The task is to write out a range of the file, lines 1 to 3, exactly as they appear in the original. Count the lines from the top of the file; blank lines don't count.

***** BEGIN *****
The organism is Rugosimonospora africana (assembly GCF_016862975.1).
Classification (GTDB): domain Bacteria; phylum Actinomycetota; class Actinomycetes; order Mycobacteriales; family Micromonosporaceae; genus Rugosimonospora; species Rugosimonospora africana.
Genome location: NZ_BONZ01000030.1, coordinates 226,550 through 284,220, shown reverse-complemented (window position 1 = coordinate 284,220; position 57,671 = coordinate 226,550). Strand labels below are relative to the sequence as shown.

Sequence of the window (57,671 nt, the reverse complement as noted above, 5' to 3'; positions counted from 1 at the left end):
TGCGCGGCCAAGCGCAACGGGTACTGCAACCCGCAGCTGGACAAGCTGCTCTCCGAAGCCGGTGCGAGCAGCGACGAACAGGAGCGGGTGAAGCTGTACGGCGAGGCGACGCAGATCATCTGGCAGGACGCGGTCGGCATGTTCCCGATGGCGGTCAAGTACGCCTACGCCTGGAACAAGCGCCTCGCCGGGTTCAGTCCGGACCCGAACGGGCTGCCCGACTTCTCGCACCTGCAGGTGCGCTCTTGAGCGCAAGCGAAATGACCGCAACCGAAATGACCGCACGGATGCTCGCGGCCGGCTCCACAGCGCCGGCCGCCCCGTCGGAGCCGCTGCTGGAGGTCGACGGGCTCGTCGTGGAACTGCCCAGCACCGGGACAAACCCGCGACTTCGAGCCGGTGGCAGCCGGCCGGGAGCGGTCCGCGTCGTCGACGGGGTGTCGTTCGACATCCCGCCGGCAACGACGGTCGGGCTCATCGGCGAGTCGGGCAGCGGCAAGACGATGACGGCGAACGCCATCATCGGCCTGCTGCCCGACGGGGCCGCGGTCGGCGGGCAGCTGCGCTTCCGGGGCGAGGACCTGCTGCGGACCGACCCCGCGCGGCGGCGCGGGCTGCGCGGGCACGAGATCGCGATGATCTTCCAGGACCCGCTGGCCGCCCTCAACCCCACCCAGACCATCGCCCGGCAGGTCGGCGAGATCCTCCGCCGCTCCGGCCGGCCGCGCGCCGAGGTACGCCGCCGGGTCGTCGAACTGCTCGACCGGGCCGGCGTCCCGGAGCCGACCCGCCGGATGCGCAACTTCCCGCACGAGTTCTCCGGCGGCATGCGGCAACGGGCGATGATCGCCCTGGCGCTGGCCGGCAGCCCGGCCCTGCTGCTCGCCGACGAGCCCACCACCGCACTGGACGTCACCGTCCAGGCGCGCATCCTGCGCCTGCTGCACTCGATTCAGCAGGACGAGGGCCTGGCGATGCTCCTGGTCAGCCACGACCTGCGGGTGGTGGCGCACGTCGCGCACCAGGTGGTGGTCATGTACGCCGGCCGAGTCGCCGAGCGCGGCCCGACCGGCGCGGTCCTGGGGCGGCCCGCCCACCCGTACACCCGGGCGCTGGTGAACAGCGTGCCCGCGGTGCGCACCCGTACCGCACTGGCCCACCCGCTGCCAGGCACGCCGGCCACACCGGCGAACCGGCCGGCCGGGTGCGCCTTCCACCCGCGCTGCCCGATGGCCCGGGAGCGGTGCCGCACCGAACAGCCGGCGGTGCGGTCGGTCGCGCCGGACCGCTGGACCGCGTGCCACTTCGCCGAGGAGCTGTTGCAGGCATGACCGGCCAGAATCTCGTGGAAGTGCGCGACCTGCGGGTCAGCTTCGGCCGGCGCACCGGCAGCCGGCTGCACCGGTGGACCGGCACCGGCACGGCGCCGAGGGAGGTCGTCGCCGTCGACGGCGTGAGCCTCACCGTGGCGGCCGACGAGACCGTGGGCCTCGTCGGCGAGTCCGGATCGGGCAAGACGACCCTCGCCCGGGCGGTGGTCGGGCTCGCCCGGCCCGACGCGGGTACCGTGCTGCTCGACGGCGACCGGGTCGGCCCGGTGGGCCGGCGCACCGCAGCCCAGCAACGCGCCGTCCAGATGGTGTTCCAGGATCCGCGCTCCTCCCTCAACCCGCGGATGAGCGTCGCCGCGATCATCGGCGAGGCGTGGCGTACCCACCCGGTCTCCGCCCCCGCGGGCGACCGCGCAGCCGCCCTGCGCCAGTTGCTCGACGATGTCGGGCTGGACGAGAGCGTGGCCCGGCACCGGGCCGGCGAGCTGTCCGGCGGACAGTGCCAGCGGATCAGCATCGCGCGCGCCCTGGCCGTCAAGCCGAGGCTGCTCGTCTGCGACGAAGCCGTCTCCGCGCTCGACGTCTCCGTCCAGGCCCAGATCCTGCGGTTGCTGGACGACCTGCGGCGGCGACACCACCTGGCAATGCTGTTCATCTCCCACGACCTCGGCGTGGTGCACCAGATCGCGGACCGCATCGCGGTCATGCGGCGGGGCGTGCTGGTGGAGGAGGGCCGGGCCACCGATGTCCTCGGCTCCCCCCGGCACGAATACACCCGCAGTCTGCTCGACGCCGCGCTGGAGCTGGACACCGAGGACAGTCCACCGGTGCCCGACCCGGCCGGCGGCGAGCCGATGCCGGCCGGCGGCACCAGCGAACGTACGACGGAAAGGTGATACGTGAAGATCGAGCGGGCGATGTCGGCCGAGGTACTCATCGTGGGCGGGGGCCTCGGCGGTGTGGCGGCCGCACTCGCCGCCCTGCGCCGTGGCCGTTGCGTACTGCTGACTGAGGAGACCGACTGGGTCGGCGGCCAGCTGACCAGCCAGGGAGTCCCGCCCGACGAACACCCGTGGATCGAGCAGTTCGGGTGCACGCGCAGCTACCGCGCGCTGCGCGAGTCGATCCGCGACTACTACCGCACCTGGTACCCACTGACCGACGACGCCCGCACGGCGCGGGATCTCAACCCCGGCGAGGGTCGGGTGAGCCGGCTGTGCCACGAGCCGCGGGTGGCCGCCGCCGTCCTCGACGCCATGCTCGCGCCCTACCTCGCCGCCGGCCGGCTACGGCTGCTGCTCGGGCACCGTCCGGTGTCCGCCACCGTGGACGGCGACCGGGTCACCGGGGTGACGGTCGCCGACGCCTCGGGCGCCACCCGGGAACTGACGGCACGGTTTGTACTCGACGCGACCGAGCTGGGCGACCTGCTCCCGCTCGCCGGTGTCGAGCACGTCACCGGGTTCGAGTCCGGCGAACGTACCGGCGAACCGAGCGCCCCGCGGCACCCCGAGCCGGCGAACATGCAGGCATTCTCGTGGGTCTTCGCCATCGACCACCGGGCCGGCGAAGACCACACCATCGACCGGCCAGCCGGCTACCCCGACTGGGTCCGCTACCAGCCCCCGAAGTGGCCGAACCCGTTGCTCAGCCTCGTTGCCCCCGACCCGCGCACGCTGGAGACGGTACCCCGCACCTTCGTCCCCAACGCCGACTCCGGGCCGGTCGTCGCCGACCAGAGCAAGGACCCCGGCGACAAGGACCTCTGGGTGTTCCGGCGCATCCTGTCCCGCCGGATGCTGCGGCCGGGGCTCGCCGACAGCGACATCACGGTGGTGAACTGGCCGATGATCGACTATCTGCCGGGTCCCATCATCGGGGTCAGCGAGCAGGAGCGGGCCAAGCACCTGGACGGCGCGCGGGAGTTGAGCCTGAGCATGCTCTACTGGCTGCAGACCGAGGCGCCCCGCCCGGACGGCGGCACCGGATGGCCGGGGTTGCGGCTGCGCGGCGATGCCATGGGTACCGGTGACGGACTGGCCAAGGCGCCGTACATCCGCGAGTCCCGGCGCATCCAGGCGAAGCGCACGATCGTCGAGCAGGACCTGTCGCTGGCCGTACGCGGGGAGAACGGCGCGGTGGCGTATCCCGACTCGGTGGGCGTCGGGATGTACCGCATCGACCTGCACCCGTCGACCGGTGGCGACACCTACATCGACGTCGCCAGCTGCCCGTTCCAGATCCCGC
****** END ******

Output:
The organism is Rugosimonospora africana (assembly GCF_016862975.1).
Classification (GTDB): domain Bacteria; phylum Actinomycetota; class Actinomycetes; order Mycobacteriales; family Micromonosporaceae; genus Rugosimonospora; species Rugosimonospora africana.
Genome location: NZ_BONZ01000030.1, coordinates 226,550 through 284,220, shown reverse-complemented (window position 1 = coordinate 284,220; position 57,671 = coordinate 226,550). Strand labels below are relative to the sequence as shown.